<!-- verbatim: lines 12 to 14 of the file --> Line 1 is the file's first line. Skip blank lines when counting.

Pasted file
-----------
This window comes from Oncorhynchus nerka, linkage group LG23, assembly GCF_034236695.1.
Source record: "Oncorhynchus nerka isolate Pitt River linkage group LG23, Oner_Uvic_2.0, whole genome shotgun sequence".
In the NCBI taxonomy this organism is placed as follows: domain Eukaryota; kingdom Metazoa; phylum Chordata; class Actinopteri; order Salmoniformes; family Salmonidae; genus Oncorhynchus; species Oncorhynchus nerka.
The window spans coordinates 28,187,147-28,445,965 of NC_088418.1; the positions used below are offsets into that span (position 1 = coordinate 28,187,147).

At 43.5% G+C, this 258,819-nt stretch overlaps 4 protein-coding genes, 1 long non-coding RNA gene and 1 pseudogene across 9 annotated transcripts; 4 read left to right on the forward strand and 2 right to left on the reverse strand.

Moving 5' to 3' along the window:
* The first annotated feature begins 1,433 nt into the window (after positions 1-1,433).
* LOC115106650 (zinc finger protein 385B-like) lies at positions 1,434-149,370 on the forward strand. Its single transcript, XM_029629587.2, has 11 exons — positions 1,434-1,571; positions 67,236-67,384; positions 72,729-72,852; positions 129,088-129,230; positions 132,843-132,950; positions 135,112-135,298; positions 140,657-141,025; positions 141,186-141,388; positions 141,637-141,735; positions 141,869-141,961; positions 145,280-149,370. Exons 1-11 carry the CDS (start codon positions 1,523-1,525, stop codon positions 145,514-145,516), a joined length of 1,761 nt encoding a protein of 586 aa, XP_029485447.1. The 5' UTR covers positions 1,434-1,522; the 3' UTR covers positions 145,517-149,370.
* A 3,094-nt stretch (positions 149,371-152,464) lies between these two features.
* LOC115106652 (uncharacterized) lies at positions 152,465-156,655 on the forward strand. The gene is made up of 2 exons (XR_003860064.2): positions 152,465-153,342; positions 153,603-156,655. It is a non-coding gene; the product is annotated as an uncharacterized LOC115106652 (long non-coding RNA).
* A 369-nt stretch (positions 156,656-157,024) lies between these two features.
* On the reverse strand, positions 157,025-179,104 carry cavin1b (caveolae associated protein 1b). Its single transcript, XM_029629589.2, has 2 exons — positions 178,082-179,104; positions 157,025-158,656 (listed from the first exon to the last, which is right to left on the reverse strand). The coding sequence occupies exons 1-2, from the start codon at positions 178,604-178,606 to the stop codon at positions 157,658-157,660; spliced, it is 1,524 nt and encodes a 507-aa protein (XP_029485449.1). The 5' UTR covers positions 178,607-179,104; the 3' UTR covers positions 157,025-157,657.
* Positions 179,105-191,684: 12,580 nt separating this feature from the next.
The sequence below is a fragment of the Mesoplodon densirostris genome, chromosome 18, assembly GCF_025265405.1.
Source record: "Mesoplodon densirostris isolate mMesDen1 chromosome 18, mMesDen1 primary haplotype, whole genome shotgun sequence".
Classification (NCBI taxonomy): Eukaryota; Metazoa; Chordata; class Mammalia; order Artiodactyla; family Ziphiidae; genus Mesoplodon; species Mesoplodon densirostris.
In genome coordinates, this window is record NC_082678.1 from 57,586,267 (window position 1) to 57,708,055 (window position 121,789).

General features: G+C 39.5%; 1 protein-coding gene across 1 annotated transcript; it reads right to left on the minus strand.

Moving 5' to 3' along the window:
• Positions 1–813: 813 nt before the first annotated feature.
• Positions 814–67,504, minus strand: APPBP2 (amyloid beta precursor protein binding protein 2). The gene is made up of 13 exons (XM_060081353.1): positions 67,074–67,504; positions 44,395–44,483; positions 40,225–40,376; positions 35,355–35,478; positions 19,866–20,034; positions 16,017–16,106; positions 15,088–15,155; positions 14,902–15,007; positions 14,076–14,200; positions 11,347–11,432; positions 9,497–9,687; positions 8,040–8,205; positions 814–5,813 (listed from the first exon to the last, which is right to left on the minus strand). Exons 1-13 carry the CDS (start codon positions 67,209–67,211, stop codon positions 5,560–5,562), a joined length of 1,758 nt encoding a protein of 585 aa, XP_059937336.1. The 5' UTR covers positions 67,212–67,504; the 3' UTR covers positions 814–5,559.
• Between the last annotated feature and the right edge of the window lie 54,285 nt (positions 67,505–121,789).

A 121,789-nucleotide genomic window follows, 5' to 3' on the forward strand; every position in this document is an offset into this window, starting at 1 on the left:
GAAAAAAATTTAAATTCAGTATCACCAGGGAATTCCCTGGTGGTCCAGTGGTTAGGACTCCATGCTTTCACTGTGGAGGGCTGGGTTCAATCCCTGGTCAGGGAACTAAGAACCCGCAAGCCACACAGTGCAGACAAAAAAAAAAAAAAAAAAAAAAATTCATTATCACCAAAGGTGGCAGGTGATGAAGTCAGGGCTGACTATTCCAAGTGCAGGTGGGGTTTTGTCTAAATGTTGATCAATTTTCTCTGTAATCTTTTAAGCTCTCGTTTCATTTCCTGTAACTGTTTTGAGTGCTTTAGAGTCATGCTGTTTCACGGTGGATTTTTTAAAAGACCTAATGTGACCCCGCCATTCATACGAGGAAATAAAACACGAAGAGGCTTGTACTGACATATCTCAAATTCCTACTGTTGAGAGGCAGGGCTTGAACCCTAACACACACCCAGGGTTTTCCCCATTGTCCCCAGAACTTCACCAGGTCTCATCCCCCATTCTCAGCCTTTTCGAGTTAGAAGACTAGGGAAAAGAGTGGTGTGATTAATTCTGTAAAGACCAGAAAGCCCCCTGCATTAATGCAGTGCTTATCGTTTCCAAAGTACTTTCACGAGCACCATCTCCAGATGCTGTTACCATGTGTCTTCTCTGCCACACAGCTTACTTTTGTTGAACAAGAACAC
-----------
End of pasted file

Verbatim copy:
* On the reverse strand, positions 157,025-179,104 carry cavin1b (caveolae associated protein 1b). Its single transcript, XM_029629589.2, has 2 exons — positions 178,082-179,104; positions 157,025-158,656 (listed from the first exon to the last, which is right to left on the reverse strand). The coding sequence occupies exons 1-2, from the start codon at positions 178,604-178,606 to the stop codon at positions 157,658-157,660; spliced, it is 1,524 nt and encodes a 507-aa protein (XP_029485449.1). The 5' UTR covers positions 178,607-179,104; the 3' UTR covers positions 157,025-157,657.
* Positions 179,105-191,684: 12,580 nt separating this feature from the next.
The sequence below is a fragment of the Mesoplodon densirostris genome, chromosome 18, assembly GCF_025265405.1.